Create New Groups in Linux With Groupadd Command
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Create New Groups in Linux With Groupadd Command

Abhishek Prakash
Abhishek Prakash

While the useradd command creates new users, the groupadd command in Linux creates new groups. It updates the /etc/group file accordingly.

There are not many options with groupadd and its syntax is pretty basic:

groupadd [options] group_name

Let’s see how to use groupadd command for creating groups in Linux.

Groupadd command examples

Groupadd Command

Please keep in mind that adding group is administrative task and hence you need to be root or have sudo rights. Read more about creating sudo user here.

1. Create a new group

To create a new group in Linux, you can use it in the following manner:

sudo groupadd new_group_name

You can verify that the new group has been created by checking the /etc/group file:

abhishek@nuc:~$ sudo groupadd testing
abhishek@nuc:~$ grep testing /etc/group
testing:x:1008:

What do you do with a group? You should have some users in it, right? You can add users to group using the usermod command. If you want to add multiple users to a group at the same time, you can use the gpasswd command like this:

sudo gpasswd -M user1,user2,user3 new_group_name

2. Create a group with specific group ID (gid)

By default, the new group gets created with a group id higher than the GID_MIN value defined in /etc/login.defs. On most Linux system, this value is 1000.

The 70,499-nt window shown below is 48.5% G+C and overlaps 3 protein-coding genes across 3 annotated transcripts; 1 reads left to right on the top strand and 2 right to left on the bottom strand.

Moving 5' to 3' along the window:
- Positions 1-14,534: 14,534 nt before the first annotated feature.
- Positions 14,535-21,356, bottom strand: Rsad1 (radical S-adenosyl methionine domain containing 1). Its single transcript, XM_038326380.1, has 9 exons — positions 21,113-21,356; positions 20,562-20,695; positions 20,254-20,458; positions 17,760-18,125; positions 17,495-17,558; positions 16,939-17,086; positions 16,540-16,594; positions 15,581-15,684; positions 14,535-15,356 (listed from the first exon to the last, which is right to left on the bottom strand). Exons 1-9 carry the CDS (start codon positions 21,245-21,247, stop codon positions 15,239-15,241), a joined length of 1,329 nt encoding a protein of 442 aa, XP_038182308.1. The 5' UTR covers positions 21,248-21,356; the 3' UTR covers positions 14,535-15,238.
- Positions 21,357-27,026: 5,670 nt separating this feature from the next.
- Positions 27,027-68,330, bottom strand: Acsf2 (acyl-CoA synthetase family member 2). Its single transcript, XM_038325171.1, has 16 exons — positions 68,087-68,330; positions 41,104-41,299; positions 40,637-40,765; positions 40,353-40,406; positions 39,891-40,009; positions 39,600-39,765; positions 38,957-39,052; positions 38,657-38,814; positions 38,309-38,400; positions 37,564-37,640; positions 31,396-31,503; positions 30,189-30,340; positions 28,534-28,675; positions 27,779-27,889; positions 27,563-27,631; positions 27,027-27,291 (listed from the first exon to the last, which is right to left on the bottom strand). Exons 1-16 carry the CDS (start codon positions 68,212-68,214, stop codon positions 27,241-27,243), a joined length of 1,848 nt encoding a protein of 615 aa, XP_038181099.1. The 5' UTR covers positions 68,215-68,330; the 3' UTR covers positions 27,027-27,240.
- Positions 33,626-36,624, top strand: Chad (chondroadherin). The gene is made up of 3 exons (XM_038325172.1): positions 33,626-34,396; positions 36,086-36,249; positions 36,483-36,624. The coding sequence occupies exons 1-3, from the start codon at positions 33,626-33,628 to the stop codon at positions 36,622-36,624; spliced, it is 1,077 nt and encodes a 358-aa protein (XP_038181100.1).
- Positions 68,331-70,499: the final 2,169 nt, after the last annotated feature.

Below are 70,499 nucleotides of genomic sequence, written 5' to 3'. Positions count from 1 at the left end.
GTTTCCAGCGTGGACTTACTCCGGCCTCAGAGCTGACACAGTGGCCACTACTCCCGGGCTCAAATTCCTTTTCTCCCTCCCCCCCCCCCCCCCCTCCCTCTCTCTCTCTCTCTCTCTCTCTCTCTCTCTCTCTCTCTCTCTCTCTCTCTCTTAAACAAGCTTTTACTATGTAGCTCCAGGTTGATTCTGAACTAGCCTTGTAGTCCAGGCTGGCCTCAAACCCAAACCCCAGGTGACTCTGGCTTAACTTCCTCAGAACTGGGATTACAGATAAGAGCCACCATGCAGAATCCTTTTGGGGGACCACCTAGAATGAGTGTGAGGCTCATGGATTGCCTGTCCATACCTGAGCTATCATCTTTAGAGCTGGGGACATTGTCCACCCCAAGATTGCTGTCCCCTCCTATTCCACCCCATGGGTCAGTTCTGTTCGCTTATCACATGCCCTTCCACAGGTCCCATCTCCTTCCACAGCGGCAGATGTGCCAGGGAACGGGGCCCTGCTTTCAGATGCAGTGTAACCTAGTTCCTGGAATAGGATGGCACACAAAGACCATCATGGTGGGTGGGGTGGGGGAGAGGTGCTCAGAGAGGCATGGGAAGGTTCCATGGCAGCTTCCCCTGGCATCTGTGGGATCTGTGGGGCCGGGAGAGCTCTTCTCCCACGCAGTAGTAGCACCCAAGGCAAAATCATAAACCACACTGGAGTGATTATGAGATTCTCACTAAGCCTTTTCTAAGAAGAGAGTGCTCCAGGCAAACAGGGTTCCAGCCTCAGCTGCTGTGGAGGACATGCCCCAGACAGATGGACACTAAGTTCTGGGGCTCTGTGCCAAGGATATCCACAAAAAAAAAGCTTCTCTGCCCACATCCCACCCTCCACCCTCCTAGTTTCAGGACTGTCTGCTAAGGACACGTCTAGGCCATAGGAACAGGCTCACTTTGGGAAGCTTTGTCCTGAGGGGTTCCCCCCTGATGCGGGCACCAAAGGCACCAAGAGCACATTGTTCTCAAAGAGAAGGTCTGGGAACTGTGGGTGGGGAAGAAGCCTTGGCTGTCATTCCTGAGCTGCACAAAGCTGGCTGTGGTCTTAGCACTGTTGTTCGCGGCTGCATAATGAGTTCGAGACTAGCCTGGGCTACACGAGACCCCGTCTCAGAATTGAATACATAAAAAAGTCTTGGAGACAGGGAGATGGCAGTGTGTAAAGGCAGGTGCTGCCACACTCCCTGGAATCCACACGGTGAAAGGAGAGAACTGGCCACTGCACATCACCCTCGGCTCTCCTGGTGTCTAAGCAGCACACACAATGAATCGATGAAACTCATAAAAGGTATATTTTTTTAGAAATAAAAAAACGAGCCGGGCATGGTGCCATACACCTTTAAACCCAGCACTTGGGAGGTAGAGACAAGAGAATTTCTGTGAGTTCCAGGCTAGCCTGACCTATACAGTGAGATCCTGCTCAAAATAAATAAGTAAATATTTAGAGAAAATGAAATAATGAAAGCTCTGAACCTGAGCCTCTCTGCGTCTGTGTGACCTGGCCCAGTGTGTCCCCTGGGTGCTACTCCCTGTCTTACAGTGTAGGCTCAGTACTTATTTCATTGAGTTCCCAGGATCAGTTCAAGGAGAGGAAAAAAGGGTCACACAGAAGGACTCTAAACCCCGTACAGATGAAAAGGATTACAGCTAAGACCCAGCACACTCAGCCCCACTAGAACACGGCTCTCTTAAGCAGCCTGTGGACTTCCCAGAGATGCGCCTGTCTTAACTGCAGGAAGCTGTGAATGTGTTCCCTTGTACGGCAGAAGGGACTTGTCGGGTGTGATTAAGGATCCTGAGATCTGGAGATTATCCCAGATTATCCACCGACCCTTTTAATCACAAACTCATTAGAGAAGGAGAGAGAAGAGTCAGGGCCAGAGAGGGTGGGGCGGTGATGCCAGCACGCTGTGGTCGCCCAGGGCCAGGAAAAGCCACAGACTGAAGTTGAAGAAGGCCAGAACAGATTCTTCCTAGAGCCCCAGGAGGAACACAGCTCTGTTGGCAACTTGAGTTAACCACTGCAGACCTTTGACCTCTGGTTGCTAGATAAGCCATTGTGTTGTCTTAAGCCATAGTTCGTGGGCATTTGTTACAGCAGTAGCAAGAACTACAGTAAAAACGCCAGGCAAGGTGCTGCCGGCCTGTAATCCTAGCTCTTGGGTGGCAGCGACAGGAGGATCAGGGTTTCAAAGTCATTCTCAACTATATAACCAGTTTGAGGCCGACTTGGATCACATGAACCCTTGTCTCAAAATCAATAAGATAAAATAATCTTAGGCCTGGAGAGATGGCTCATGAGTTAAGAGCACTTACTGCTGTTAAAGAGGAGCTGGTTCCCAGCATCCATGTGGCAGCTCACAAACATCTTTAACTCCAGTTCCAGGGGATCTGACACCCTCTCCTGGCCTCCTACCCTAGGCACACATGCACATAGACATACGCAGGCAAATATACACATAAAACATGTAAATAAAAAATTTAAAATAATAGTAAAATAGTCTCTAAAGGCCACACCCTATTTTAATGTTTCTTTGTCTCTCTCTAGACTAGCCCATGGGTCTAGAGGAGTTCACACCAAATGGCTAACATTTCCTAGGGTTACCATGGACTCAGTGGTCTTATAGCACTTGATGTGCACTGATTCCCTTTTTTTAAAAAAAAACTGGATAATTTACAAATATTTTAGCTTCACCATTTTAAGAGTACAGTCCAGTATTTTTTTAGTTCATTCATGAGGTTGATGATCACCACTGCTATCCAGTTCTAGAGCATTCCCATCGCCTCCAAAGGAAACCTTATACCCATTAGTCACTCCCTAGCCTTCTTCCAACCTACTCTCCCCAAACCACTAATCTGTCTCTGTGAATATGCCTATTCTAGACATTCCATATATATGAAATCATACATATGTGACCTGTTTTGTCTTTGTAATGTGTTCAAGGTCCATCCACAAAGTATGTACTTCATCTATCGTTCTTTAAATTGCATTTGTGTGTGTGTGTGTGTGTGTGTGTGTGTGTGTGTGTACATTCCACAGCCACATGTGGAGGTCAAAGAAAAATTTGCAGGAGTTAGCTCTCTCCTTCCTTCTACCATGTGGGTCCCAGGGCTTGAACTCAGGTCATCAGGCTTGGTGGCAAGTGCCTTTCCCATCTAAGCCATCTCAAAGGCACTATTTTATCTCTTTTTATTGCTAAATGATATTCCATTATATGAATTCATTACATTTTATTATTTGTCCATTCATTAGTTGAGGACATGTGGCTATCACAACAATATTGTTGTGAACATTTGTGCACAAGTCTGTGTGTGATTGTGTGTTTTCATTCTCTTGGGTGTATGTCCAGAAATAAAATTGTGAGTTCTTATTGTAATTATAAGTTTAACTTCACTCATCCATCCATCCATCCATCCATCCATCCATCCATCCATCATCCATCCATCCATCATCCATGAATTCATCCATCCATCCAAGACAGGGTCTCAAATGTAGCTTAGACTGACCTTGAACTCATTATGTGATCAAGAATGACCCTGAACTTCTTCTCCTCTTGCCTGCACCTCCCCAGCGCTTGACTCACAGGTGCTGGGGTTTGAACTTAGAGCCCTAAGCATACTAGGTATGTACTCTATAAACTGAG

In other words, you get one of the first available GID after 1000.

But you are not restricted to that. You can create a group with a specific GID in this manner:

sudo groupadd new_group_namep -g GID

Here’s an example:

abhishek@nuc:~$ sudo groupadd test_group -g 678
abhishek@nuc:~$ grep test_group /etc/group
test_group:x:678:

3. Create a new system group

When you create a new group, it’s a normal group with GID higher than 1000. You can also create a system group that automatically takes a group id between SYS_GID_MIN and SYS_GID_MAX as defined in /etc/login.defs.

sudo groupadd -r new_group_name

You can see in the example that the group id is less than 1000 and thus indicating that it is not a normal group but a system group (used for system programs).

abhishek@nuc:~$ sudo groupadd -r tesla
[sudo] password for abhishek: 
abhishek@nuc:~$ grep tesla /etc/group
tesla:x:998:

I hope you find this quick little tutorial helpful in using groupadd command. You may also checkout how to delete groups with groupdel command.

Any questions or suggestions are always welcomed.



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